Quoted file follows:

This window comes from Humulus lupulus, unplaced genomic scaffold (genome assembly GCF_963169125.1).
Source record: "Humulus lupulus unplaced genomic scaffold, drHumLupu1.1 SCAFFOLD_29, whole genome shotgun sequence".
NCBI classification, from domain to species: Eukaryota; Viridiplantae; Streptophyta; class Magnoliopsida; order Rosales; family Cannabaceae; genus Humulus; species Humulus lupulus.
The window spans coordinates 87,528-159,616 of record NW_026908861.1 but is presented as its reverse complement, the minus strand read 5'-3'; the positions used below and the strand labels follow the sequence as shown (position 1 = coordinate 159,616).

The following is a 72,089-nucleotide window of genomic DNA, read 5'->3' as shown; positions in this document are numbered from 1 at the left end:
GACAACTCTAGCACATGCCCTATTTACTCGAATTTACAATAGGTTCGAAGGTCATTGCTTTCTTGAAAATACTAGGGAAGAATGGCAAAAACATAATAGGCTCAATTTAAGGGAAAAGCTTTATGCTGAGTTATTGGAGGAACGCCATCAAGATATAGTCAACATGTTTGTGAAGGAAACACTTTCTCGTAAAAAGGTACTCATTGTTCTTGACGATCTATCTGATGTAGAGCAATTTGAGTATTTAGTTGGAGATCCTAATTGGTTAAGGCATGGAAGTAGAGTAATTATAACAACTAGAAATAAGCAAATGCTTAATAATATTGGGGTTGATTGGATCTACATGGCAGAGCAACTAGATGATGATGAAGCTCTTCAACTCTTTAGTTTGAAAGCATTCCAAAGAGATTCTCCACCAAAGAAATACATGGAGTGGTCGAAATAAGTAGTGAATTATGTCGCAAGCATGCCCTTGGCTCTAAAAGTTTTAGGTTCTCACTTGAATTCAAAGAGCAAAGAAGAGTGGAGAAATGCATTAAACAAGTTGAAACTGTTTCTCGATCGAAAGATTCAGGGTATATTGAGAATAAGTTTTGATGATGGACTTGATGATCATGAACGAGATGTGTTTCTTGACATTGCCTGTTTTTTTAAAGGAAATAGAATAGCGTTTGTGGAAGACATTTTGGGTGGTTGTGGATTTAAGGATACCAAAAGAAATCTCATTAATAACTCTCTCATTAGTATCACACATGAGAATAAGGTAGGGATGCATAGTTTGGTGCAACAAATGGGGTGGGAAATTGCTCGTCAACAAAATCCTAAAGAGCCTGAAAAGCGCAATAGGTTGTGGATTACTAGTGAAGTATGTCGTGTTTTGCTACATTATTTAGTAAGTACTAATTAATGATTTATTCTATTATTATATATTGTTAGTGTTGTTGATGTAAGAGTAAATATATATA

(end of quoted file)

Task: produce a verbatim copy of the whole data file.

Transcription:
This window comes from Humulus lupulus, unplaced genomic scaffold (genome assembly GCF_963169125.1).
Source record: "Humulus lupulus unplaced genomic scaffold, drHumLupu1.1 SCAFFOLD_29, whole genome shotgun sequence".
NCBI classification, from domain to species: Eukaryota; Viridiplantae; Streptophyta; class Magnoliopsida; order Rosales; family Cannabaceae; genus Humulus; species Humulus lupulus.
The window spans coordinates 87,528-159,616 of record NW_026908861.1 but is presented as its reverse complement, the minus strand read 5'-3'; the positions used below and the strand labels follow the sequence as shown (position 1 = coordinate 159,616).

The following is a 72,089-nucleotide window of genomic DNA, read 5'->3' as shown; positions in this document are numbered from 1 at the left end:
GACAACTCTAGCACATGCCCTATTTACTCGAATTTACAATAGGTTCGAAGGTCATTGCTTTCTTGAAAATACTAGGGAAGAATGGCAAAAACATAATAGGCTCAATTTAAGGGAAAAGCTTTATGCTGAGTTATTGGAGGAACGCCATCAAGATATAGTCAACATGTTTGTGAAGGAAACACTTTCTCGTAAAAAGGTACTCATTGTTCTTGACGATCTATCTGATGTAGAGCAATTTGAGTATTTAGTTGGAGATCCTAATTGGTTAAGGCATGGAAGTAGAGTAATTATAACAACTAGAAATAAGCAAATGCTTAATAATATTGGGGTTGATTGGATCTACATGGCAGAGCAACTAGATGATGATGAAGCTCTTCAACTCTTTAGTTTGAAAGCATTCCAAAGAGATTCTCCACCAAAGAAATACATGGAGTGGTCGAAATAAGTAGTGAATTATGTCGCAAGCATGCCCTTGGCTCTAAAAGTTTTAGGTTCTCACTTGAATTCAAAGAGCAAAGAAGAGTGGAGAAATGCATTAAACAAGTTGAAACTGTTTCTCGATCGAAAGATTCAGGGTATATTGAGAATAAGTTTTGATGATGGACTTGATGATCATGAACGAGATGTGTTTCTTGACATTGCCTGTTTTTTTAAAGGAAATAGAATAGCGTTTGTGGAAGACATTTTGGGTGGTTGTGGATTTAAGGATACCAAAAGAAATCTCATTAATAACTCTCTCATTAGTATCACACATGAGAATAAGGTAGGGATGCATAGTTTGGTGCAACAAATGGGGTGGGAAATTGCTCGTCAACAAAATCCTAAAGAGCCTGAAAAGCGCAATAGGTTGTGGATTACTAGTGAAGTATGTCGTGTTTTGCTACATTATTTAGTAAGTACTAATTAATGATTTATTCTATTATTATATATTGTTAGTGTTGTTGATGTAAGAGTAAATATATATA